We have come a long way the (almost) past 3 years and have really progressed with raising awareness, educating the public and healthcare practitioners, helping patients getting diagnosed, assisting with basic necessities, counselling patients, providing support and hope through our online support group, was on several TV and radio programs and in a few newspapers/magazines, established relationships with awesome people (Sally and ME Foggy (with Kat) included), participated in small research projects, participated in #MillionsMissing , screened UNREST, etc. We are in the process of helping a ME/CFS and FM patient to be medically boarded by her insurer, this is a critical watershed matter and we HAVE to help her succeed.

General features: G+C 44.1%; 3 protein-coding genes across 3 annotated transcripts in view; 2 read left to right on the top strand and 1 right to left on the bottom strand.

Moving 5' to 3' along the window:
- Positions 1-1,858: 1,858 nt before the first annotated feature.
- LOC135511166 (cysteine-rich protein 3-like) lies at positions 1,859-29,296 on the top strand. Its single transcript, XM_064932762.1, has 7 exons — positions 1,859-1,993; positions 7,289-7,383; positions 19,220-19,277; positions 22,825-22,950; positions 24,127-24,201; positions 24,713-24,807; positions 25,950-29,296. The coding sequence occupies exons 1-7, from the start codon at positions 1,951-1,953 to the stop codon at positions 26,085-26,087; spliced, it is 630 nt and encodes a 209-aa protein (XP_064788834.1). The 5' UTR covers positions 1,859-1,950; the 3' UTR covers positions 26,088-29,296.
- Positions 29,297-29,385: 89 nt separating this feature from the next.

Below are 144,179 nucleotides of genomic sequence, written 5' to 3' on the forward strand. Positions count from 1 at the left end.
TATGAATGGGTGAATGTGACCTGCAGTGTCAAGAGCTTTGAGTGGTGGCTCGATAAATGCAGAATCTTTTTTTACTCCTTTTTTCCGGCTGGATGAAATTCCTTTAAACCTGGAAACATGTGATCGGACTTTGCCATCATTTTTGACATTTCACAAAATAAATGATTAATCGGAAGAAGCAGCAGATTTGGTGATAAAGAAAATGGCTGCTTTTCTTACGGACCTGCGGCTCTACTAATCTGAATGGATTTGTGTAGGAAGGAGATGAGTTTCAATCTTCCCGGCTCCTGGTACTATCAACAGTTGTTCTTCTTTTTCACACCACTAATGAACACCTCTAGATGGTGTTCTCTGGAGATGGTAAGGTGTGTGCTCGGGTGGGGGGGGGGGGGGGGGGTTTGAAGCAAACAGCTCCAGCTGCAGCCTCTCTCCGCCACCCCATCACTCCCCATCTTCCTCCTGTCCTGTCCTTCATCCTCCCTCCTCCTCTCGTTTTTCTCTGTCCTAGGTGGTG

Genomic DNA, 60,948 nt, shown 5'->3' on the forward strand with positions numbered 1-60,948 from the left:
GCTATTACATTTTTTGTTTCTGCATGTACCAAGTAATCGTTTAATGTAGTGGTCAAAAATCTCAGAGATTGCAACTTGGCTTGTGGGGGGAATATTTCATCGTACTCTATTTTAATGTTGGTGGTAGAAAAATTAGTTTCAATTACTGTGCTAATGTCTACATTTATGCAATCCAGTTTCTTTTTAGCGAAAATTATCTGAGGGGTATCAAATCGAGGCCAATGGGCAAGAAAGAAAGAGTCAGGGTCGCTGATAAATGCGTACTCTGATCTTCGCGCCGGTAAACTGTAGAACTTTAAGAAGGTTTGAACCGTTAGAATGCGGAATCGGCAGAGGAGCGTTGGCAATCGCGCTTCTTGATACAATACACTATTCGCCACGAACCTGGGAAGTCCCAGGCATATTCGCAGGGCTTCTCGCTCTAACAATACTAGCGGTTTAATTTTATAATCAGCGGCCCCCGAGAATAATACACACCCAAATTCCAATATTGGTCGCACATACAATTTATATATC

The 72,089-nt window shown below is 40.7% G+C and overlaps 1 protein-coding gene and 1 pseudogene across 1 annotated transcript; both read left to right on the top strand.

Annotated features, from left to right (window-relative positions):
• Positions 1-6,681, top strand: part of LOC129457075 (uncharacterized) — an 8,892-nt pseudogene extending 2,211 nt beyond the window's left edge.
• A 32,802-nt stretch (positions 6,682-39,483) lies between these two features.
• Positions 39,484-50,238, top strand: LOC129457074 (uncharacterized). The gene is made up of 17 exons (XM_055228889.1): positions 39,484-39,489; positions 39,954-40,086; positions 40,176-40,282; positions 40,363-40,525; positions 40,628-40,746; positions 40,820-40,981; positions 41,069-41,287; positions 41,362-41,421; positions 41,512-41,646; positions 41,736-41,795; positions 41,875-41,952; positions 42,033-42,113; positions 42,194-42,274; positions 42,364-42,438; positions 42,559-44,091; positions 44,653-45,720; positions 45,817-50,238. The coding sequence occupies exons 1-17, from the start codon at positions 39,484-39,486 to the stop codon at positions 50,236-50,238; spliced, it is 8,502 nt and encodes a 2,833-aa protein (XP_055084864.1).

However, we need help….
Fundraising is challenging in South Africa due to the ECONOMIC and POLITIICAL uncertainties and the current requirements by Government
We can issue Income tax receipts for donations for those living IN South Africa.
**** Foggy Followers, if you are able to help Retha and M.E/C.F.S patients in South Africa by donating to her charity, please click this link. The exchange rates make donations from other countries very beneficial.